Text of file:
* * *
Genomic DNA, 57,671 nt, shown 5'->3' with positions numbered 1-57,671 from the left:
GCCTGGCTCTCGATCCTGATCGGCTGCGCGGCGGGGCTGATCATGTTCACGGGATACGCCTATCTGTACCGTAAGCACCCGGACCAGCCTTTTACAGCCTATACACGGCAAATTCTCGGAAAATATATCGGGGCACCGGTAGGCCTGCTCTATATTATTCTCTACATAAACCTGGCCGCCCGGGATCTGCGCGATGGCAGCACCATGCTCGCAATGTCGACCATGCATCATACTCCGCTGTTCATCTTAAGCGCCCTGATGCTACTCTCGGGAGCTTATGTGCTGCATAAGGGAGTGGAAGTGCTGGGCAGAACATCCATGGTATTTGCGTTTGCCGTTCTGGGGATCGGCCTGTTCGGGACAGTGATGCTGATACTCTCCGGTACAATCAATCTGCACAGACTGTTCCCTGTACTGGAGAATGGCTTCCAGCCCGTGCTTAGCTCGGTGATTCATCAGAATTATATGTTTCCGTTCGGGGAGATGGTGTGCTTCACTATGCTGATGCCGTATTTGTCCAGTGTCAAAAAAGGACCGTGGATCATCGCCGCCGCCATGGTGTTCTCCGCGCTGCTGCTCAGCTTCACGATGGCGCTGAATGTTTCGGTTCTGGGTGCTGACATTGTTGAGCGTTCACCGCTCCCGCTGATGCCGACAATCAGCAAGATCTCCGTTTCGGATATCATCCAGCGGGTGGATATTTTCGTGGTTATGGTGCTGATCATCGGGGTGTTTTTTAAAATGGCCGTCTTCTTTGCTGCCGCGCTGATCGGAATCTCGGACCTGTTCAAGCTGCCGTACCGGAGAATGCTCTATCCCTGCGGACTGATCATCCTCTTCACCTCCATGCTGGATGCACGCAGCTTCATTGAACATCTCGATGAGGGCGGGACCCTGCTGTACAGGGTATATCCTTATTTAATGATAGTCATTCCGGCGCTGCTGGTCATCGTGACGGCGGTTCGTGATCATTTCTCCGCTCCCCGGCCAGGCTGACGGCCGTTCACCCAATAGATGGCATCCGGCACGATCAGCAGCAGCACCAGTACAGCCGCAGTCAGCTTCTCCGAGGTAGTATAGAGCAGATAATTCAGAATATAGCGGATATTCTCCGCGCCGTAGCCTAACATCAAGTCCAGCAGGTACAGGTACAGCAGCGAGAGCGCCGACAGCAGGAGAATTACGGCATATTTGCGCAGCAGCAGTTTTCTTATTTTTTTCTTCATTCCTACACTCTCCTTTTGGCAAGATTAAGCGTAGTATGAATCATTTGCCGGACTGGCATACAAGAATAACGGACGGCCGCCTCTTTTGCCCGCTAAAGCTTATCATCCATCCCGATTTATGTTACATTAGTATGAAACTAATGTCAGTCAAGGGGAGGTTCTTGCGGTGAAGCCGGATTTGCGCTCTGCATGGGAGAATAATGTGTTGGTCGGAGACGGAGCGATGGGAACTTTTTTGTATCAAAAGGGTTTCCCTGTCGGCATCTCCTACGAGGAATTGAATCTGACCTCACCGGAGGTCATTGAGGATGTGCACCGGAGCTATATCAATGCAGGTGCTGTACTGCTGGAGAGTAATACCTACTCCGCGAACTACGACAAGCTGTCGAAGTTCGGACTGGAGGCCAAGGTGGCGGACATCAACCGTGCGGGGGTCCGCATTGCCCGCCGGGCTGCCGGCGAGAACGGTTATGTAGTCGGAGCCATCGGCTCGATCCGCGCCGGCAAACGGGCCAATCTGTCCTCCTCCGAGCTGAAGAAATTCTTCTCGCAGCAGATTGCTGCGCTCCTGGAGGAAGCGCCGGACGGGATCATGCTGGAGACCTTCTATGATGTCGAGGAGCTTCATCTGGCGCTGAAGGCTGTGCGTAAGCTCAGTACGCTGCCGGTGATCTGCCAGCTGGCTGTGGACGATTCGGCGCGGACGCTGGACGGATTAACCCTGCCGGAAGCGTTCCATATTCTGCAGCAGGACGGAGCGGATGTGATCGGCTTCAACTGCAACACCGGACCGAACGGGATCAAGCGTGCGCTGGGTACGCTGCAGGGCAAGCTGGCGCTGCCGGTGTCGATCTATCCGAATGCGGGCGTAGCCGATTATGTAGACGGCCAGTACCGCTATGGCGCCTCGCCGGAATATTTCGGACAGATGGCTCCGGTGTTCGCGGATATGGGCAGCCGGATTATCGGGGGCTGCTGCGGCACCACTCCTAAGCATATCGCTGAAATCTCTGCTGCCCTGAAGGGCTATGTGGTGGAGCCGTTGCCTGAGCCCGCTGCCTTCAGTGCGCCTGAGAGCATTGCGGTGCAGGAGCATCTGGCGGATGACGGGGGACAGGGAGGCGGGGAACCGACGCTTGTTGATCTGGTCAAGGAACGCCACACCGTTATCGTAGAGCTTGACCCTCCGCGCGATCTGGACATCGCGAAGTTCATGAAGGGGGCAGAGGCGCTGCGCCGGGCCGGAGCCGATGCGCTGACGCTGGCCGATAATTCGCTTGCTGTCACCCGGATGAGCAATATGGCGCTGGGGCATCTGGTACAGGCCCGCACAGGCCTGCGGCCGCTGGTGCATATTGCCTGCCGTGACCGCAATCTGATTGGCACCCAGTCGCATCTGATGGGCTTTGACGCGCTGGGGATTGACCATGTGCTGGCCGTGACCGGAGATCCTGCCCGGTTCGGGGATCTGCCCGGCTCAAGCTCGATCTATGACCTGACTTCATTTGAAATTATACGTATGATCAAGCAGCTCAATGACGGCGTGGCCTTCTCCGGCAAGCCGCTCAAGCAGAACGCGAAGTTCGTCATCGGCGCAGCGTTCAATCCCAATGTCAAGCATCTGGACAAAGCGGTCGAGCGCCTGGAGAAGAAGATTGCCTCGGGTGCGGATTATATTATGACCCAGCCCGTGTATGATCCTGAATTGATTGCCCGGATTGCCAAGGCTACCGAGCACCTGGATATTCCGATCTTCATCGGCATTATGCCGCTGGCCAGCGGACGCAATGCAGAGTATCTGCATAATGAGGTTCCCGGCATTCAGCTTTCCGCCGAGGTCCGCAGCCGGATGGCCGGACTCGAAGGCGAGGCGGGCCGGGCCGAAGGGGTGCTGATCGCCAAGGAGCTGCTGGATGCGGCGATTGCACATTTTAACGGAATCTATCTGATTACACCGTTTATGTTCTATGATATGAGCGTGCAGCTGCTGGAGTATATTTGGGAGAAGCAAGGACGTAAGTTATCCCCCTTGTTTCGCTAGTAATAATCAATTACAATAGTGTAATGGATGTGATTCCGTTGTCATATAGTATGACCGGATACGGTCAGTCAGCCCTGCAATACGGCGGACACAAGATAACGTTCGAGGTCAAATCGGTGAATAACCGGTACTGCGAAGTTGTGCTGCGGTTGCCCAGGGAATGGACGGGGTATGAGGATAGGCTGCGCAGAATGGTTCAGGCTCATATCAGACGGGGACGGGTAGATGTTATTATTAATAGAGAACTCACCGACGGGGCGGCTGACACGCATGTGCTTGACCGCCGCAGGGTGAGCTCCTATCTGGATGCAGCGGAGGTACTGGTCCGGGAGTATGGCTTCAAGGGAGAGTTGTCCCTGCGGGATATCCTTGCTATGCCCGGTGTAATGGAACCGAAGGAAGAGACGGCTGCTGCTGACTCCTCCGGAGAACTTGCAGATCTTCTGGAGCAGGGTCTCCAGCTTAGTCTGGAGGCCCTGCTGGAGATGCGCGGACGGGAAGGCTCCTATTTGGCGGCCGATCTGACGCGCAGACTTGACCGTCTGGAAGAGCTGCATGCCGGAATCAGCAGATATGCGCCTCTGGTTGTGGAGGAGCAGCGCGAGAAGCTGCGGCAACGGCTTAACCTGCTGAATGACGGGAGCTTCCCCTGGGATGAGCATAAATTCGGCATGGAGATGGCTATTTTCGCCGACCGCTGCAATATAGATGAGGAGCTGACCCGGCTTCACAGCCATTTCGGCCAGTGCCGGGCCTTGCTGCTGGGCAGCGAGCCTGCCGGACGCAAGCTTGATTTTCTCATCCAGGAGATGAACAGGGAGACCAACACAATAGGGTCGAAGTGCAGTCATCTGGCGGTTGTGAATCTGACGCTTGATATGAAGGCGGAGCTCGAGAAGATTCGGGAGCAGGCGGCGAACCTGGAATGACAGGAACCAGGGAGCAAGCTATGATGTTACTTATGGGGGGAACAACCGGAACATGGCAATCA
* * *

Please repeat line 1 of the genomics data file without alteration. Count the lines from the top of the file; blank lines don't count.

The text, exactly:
Genomic DNA, 57,671 nt, shown 5'->3' with positions numbered 1-57,671 from the left: